Welcome to the Neighborhood
March 17, 2008, USA Today
For years, Fred Rogers taped his Mr. Rogers’ Neighborhood public television program in Pittsburgh, and this week, the City of Bridges is celebrating “Won’t You Be My Neighbor Days.”
Travelers can join the festivities by visiting the Mr. Rogers exhibit at Pittsburgh International Airport. Located in Concourse C by Gate 51, the exhibit includes one of the star’s signature sweaters, a pair of his sneakers and several puppets and figurines from the Neighborhood of Make Believe, including King Friday, Queen Sara, Prince Tuesday, Henrietta Pussycat and X the Owl.
Fred Rogers, who died of cancer in 2003, would have turned 80 on Thursday, which is also the last day of the festival. This year, his birthday is being promoted as “Sweater Day,” with event organizers urging everyone to wear a cardigan to honor Mr. Rogers.
…huh? What? Oh, sorry. I feel asleep after reading “Won’t You Be My Neighbor Days”.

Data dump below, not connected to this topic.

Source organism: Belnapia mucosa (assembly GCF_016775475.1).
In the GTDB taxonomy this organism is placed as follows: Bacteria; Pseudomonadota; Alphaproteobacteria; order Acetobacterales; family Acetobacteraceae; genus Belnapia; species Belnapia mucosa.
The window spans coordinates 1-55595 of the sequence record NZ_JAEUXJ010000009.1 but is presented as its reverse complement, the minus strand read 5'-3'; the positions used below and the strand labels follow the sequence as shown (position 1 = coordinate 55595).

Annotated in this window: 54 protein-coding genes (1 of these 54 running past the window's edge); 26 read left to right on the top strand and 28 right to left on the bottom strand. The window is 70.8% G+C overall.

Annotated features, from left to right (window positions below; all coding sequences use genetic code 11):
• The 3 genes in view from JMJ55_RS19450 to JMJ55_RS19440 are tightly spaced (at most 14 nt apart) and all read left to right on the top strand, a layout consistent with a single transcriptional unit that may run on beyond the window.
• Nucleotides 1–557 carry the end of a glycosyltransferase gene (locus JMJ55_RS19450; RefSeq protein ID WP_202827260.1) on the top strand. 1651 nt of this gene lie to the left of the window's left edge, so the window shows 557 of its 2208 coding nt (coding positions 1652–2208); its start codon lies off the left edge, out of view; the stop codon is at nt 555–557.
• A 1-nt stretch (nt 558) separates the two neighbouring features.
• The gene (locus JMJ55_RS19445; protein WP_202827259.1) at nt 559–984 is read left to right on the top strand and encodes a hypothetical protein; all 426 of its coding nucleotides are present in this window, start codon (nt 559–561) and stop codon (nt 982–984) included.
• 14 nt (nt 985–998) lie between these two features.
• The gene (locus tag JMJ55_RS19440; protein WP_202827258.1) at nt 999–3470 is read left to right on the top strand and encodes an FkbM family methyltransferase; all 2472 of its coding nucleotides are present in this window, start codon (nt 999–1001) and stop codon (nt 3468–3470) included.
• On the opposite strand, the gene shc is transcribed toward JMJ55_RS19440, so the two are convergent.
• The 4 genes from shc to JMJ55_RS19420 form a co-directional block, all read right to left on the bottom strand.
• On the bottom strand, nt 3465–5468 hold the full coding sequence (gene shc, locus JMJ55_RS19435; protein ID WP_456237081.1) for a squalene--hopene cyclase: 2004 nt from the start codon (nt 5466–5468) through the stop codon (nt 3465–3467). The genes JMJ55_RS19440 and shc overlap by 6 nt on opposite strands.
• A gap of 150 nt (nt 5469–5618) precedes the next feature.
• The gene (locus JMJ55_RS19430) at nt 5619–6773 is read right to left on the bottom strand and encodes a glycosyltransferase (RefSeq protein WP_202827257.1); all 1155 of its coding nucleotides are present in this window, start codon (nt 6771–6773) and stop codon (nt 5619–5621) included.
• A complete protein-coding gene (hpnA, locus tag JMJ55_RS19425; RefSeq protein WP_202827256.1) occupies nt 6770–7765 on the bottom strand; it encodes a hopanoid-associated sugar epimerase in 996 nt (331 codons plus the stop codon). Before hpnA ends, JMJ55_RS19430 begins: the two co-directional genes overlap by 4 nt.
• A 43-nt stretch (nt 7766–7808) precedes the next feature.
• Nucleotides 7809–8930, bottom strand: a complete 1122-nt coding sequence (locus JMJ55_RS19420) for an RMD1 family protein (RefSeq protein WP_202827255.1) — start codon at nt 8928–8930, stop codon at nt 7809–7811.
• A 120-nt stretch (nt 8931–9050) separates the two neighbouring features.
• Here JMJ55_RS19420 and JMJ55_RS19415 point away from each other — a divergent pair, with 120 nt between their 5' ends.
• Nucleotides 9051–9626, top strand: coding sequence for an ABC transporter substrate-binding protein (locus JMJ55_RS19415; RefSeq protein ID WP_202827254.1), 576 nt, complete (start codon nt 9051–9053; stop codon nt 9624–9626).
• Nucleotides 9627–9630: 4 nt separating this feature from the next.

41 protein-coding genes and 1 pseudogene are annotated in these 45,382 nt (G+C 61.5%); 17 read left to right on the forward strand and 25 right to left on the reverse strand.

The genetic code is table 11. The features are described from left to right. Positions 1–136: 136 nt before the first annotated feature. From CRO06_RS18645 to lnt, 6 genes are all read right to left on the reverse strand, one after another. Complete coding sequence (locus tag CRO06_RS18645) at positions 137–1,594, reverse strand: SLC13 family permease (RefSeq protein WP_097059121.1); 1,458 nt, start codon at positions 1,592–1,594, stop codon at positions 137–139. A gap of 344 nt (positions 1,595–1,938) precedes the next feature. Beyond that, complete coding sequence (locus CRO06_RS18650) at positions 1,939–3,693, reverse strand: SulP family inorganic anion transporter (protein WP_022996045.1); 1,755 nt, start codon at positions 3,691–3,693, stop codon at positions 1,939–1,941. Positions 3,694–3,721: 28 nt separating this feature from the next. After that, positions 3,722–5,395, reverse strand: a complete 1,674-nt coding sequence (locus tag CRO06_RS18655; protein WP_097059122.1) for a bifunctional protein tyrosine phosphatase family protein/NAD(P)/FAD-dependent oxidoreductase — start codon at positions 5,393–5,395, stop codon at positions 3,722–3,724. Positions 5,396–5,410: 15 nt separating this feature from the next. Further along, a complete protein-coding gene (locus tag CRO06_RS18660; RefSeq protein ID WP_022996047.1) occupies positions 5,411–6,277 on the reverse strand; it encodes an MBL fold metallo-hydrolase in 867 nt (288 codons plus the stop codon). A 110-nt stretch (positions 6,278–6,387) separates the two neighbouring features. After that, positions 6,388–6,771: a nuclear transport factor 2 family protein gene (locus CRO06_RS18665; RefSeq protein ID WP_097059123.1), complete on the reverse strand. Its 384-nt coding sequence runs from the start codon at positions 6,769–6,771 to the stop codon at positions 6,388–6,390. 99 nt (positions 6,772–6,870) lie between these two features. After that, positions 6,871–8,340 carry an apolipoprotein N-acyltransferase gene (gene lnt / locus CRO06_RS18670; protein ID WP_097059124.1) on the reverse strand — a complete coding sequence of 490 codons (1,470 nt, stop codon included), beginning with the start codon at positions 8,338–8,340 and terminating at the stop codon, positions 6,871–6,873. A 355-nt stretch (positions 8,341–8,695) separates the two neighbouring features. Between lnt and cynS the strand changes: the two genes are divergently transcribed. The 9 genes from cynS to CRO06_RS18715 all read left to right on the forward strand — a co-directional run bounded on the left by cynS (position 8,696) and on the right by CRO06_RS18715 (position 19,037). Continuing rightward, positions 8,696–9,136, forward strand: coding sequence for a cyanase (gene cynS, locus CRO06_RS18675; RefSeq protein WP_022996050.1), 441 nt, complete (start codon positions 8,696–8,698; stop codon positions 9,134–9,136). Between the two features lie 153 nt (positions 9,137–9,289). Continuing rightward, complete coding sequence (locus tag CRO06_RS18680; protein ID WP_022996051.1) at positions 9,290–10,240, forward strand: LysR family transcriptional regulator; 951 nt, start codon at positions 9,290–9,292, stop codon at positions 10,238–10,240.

Don’t get me wrong; Fred Rogers seemed like a very nice man, in a dry wheat toast sort of way. And, believe me, we need some wheat toast from time to time in this quick bread and pumpernickle world. (What? I don’t even understand what I just wrote.) But Mr. Rogers’ neighborhood was a boring place to visit as a child and remains a boring place as an adult. I remember sitting thisclose to the tv screen as a young, emotionally fragile young girl, eating a big bowl of King Vitamin thinking, “What the heck is wrong with Lady Aberline? Doesn’t she know she’s talking to hand puppets?” And what was up with Bob the Dog? A man in a dog suit? That’s some freaky-ass stuff right there.
My memories of Pittsburgh include dive bars, Primanti Brothers sandwiches, riding the Jackrabbit at Kennywood Amusement park, the Incline ‘elevator’, and dates with some really cute football player guy who never laid a hand on me. (The nerve!). I neither knew — nor would I have cared — that Mr. Rogers was in the same city. I was there to drink and eat greasy giant sandwiches.
Sorry for the sidetrack (the blonde football guy and all…). Let me come back to my original thought. The museum is inside the airport terminal, which means you need to go through security and have a ticket. So how do the “Sweater Day” organizers plan to promote a “festival” and encourage people to wear sweaters? They’re going to tell people to fly that day just so they can wear a cardigan and party with Pittsburgh’s most boring? It makes absolutely zero sense to me.
I did like X the Owl, though. He was a full-on rebel. I want to party with that guy.